California state officials visited the Sierra Nevada mountain range on April 1 to measure the amount of snow that had accumulated on the slopes during the winter. They found endless patches of dead, dry brown grass.
That is the amount of snow, of normal levels, that the Sierra Nevadas had at the end of the winter season in 2015, according to a new study published in Nature Climate Change.
Most of California’s precipitation comes during the winter months, especially in the Sierra Nevada range, which relies on typically heavy snowfall to pack the mountains. During the summer months, the snowmelt tops off reservoirs with water. However, this year’s almost complete dearth of snowfall compounded the woeful rainfall of previous years, and has left California a delicate, dry tinderbox that sparks increasingly frequent wildfires.
Add the bottling of other California water resources by companies like Nestle, along with gas fracking companies using up huge quantities of water that in the end become polluted and poison local aquifers, it looks as if California is nearing a calamitous precipice. But the intersectional factor exacerbating the problem today — this winter's abnormal warmth.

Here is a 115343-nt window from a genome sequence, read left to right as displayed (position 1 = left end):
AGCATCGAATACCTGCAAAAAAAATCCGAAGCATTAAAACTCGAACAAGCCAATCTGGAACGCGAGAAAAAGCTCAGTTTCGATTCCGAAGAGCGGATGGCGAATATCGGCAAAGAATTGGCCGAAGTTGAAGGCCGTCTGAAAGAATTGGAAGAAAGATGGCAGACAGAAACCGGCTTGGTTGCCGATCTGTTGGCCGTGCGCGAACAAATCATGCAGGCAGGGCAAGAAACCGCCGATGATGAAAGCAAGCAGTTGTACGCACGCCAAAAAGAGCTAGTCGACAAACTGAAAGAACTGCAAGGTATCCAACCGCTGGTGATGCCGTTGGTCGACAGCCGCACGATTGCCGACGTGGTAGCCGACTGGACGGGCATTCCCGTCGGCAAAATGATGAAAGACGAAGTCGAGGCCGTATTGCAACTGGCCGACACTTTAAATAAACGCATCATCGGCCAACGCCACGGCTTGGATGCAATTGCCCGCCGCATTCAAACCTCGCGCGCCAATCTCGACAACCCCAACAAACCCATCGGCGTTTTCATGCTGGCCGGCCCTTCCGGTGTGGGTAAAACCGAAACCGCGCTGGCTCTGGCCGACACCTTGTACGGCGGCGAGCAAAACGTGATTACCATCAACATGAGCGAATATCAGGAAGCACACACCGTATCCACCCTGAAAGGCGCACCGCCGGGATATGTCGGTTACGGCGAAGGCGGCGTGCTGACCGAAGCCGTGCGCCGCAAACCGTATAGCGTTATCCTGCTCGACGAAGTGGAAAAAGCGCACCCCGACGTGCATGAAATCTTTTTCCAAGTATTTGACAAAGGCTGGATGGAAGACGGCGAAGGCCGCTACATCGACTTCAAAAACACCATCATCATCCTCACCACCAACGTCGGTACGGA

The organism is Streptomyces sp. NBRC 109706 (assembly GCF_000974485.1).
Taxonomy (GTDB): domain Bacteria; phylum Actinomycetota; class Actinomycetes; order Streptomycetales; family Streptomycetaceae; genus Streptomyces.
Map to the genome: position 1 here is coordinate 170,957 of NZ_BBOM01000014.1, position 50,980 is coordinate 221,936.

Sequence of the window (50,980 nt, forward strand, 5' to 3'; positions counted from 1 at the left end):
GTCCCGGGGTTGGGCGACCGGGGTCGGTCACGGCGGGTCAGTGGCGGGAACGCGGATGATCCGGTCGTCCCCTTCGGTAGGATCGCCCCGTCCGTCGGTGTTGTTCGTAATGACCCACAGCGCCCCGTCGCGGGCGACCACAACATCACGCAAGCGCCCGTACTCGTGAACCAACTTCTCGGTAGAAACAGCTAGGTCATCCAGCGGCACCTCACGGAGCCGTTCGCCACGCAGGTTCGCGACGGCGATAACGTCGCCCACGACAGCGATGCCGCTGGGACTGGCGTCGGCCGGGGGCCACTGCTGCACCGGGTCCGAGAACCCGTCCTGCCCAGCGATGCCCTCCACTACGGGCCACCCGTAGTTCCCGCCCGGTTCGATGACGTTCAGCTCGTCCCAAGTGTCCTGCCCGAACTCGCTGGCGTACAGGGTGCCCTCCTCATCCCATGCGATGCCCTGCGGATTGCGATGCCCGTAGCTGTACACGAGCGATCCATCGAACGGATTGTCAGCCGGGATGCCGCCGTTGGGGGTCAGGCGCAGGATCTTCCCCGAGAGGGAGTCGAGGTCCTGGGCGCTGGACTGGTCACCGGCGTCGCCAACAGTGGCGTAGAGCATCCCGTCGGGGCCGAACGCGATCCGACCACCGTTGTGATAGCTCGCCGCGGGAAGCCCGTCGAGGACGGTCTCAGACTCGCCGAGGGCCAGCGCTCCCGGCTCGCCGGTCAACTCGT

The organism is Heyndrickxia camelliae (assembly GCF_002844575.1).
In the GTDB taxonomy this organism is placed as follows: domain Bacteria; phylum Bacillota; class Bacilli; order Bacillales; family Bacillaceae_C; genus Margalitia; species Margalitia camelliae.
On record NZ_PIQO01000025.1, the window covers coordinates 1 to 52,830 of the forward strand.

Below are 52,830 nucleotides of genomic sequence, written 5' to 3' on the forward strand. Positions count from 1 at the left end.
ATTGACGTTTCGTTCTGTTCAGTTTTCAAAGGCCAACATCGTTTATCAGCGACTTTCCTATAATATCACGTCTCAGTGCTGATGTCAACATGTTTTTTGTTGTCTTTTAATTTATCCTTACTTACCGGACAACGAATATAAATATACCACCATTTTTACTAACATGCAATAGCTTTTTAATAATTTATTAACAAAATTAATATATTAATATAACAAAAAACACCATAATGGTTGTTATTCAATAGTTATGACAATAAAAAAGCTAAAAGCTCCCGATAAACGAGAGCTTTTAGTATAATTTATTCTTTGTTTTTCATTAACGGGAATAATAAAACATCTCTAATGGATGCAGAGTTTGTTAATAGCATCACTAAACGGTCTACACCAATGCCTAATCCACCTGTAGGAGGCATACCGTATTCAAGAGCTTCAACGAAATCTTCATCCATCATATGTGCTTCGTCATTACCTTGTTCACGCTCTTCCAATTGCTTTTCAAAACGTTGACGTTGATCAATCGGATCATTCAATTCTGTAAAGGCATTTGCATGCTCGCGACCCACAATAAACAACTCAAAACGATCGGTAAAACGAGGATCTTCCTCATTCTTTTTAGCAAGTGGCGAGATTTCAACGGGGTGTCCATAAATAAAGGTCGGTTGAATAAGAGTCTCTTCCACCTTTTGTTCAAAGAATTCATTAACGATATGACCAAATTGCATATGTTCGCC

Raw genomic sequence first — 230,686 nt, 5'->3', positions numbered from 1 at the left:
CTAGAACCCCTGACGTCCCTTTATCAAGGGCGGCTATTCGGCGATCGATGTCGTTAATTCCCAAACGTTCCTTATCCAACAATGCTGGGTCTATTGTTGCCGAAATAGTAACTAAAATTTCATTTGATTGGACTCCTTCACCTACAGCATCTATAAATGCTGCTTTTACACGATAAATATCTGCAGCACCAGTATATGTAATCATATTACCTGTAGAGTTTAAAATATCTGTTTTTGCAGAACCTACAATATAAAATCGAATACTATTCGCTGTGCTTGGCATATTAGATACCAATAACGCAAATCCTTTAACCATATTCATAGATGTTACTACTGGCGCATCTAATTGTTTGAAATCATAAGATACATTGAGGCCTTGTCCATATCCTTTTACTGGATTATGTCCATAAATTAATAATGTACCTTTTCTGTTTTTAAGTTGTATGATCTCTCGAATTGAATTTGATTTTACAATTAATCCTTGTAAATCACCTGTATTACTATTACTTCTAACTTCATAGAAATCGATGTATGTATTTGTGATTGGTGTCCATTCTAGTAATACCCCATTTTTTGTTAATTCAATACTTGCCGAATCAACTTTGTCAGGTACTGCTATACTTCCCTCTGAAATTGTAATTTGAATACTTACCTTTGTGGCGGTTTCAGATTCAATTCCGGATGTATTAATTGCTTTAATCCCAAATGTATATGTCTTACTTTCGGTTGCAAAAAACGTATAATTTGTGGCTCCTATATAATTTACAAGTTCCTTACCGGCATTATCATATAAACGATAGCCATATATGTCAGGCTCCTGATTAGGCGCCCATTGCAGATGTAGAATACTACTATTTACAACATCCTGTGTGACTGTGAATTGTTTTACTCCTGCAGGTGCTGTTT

With global warming expected to raise temperatures even more, the problem is extreme.
“The two coinciding was what really made this such an extreme event,” said Trouet of the heat and drought.
California has so much precipitation to catch up on, even when the state does once again see a normal amount of rain, it won’t be enough unless it is sustained enough to replace the snowpack.
“We need to rethink the way we manage the water system now,” said Peter Gleick, president of the water policy-focused Pacific Institute. “There’s not enough water to do what we want. An El Niño is not going to stop this longer-term trend toward diminished snowpack.”